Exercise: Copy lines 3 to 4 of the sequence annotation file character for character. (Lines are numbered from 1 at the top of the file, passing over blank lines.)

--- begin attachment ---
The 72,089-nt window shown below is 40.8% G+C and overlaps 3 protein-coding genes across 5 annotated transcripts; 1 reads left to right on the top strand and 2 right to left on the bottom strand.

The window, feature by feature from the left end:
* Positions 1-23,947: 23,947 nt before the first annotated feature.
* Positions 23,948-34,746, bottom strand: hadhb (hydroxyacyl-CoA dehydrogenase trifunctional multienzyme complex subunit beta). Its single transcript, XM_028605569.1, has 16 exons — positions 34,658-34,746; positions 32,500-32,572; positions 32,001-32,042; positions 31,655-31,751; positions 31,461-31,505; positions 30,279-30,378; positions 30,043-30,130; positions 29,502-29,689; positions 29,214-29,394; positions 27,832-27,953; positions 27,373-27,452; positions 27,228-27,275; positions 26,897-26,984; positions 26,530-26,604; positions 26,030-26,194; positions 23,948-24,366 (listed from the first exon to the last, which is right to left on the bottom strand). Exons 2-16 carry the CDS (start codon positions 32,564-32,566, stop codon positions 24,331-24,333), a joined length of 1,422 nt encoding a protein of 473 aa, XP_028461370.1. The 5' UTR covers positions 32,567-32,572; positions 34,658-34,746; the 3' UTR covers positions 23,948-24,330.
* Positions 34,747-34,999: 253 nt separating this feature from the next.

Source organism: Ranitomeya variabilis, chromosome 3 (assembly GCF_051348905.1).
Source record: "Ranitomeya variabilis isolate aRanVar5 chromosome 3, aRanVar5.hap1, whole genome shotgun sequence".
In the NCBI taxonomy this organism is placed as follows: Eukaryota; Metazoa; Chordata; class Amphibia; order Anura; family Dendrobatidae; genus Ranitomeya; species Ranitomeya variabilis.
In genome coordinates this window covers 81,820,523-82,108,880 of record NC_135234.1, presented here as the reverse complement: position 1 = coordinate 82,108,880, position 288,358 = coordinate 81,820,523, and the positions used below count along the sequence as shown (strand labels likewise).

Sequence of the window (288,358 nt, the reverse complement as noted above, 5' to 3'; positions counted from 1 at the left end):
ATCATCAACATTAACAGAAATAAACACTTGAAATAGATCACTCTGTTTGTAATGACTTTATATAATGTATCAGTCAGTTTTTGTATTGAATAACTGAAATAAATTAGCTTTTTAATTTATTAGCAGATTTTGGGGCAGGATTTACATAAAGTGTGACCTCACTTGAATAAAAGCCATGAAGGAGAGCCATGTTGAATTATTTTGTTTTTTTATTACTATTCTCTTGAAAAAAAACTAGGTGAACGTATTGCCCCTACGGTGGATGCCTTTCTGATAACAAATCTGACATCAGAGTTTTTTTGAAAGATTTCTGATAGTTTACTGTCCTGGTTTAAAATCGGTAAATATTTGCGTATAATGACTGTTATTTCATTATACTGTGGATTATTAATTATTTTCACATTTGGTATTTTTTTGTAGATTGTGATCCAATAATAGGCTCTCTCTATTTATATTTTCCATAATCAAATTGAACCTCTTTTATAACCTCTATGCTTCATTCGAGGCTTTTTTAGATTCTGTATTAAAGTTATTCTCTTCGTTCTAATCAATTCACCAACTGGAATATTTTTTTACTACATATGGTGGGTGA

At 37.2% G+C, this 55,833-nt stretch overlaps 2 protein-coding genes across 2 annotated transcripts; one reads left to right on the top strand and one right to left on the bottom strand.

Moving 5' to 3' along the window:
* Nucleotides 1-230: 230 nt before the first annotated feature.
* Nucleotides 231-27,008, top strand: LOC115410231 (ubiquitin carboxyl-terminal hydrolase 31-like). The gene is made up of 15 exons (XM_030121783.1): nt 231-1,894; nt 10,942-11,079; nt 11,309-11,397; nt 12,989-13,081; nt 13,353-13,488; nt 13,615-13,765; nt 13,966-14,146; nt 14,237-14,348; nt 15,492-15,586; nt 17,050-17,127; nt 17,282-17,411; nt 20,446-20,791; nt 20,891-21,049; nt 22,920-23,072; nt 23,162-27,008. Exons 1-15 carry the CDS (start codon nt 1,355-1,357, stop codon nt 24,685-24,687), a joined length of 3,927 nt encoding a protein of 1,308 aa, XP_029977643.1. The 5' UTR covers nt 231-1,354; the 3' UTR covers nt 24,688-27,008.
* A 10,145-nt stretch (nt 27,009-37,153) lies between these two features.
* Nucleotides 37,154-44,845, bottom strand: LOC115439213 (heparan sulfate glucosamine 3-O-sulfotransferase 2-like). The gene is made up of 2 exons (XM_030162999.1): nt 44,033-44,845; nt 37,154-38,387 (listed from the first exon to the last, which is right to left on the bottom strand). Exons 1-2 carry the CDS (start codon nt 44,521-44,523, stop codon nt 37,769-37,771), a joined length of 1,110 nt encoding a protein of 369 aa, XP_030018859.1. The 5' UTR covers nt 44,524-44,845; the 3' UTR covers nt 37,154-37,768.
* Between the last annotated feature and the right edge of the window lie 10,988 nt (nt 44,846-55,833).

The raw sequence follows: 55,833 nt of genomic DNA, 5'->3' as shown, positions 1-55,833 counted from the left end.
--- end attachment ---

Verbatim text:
* Positions 1-23,947: 23,947 nt before the first annotated feature.
* Positions 23,948-34,746, bottom strand: hadhb (hydroxyacyl-CoA dehydrogenase trifunctional multienzyme complex subunit beta). Its single transcript, XM_028605569.1, has 16 exons — positions 34,658-34,746; positions 32,500-32,572; positions 32,001-32,042; positions 31,655-31,751; positions 31,461-31,505; positions 30,279-30,378; positions 30,043-30,130; positions 29,502-29,689; positions 29,214-29,394; positions 27,832-27,953; positions 27,373-27,452; positions 27,228-27,275; positions 26,897-26,984; positions 26,530-26,604; positions 26,030-26,194; positions 23,948-24,366 (listed from the first exon to the last, which is right to left on the bottom strand). Exons 2-16 carry the CDS (start codon positions 32,564-32,566, stop codon positions 24,331-24,333), a joined length of 1,422 nt encoding a protein of 473 aa, XP_028461370.1. The 5' UTR covers positions 32,567-32,572; positions 34,658-34,746; the 3' UTR covers positions 23,948-24,330.